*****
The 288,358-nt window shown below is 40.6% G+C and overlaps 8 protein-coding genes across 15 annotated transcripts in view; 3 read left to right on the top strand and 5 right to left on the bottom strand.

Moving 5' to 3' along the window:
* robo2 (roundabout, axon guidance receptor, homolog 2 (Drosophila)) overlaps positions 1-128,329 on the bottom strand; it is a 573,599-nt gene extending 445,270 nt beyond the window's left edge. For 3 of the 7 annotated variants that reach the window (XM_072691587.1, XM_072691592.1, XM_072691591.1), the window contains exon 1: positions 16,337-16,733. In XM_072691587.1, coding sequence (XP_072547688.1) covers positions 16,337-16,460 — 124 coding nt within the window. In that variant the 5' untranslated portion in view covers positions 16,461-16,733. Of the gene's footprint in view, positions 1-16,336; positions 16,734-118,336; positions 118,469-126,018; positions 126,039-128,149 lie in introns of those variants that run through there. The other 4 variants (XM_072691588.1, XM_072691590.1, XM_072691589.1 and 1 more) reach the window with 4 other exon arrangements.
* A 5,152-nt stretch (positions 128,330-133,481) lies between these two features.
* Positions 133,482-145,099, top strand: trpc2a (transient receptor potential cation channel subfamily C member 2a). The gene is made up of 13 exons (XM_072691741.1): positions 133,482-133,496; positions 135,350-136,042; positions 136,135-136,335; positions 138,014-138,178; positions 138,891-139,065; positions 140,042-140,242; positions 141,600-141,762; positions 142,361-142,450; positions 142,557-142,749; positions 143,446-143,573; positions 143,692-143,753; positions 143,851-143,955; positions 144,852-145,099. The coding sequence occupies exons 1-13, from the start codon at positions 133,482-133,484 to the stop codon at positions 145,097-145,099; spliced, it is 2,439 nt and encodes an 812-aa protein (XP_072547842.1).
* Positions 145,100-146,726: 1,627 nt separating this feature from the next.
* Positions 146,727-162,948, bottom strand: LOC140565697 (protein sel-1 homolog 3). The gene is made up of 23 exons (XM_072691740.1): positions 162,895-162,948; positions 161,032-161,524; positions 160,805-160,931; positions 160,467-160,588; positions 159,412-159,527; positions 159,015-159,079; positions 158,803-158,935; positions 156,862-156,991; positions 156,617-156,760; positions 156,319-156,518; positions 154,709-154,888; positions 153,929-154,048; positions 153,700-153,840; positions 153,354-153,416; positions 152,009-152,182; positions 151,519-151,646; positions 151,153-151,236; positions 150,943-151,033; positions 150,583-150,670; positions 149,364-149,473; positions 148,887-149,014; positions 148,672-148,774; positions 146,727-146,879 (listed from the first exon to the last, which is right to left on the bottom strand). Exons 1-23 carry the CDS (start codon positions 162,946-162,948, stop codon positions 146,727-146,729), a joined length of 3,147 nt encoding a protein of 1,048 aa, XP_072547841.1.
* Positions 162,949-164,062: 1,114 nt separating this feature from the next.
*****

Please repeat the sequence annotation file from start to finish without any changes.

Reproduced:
The 288,358-nt window shown below is 40.6% G+C and overlaps 8 protein-coding genes across 15 annotated transcripts in view; 3 read left to right on the top strand and 5 right to left on the bottom strand.

Moving 5' to 3' along the window:
* robo2 (roundabout, axon guidance receptor, homolog 2 (Drosophila)) overlaps positions 1-128,329 on the bottom strand; it is a 573,599-nt gene extending 445,270 nt beyond the window's left edge. For 3 of the 7 annotated variants that reach the window (XM_072691587.1, XM_072691592.1, XM_072691591.1), the window contains exon 1: positions 16,337-16,733. In XM_072691587.1, coding sequence (XP_072547688.1) covers positions 16,337-16,460 — 124 coding nt within the window. In that variant the 5' untranslated portion in view covers positions 16,461-16,733. Of the gene's footprint in view, positions 1-16,336; positions 16,734-118,336; positions 118,469-126,018; positions 126,039-128,149 lie in introns of those variants that run through there. The other 4 variants (XM_072691588.1, XM_072691590.1, XM_072691589.1 and 1 more) reach the window with 4 other exon arrangements.
* A 5,152-nt stretch (positions 128,330-133,481) lies between these two features.
* Positions 133,482-145,099, top strand: trpc2a (transient receptor potential cation channel subfamily C member 2a). The gene is made up of 13 exons (XM_072691741.1): positions 133,482-133,496; positions 135,350-136,042; positions 136,135-136,335; positions 138,014-138,178; positions 138,891-139,065; positions 140,042-140,242; positions 141,600-141,762; positions 142,361-142,450; positions 142,557-142,749; positions 143,446-143,573; positions 143,692-143,753; positions 143,851-143,955; positions 144,852-145,099. The coding sequence occupies exons 1-13, from the start codon at positions 133,482-133,484 to the stop codon at positions 145,097-145,099; spliced, it is 2,439 nt and encodes an 812-aa protein (XP_072547842.1).
* Positions 145,100-146,726: 1,627 nt separating this feature from the next.
* Positions 146,727-162,948, bottom strand: LOC140565697 (protein sel-1 homolog 3). The gene is made up of 23 exons (XM_072691740.1): positions 162,895-162,948; positions 161,032-161,524; positions 160,805-160,931; positions 160,467-160,588; positions 159,412-159,527; positions 159,015-159,079; positions 158,803-158,935; positions 156,862-156,991; positions 156,617-156,760; positions 156,319-156,518; positions 154,709-154,888; positions 153,929-154,048; positions 153,700-153,840; positions 153,354-153,416; positions 152,009-152,182; positions 151,519-151,646; positions 151,153-151,236; positions 150,943-151,033; positions 150,583-150,670; positions 149,364-149,473; positions 148,887-149,014; positions 148,672-148,774; positions 146,727-146,879 (listed from the first exon to the last, which is right to left on the bottom strand). Exons 1-23 carry the CDS (start codon positions 162,946-162,948, stop codon positions 146,727-146,729), a joined length of 3,147 nt encoding a protein of 1,048 aa, XP_072547841.1.
* Positions 162,949-164,062: 1,114 nt separating this feature from the next.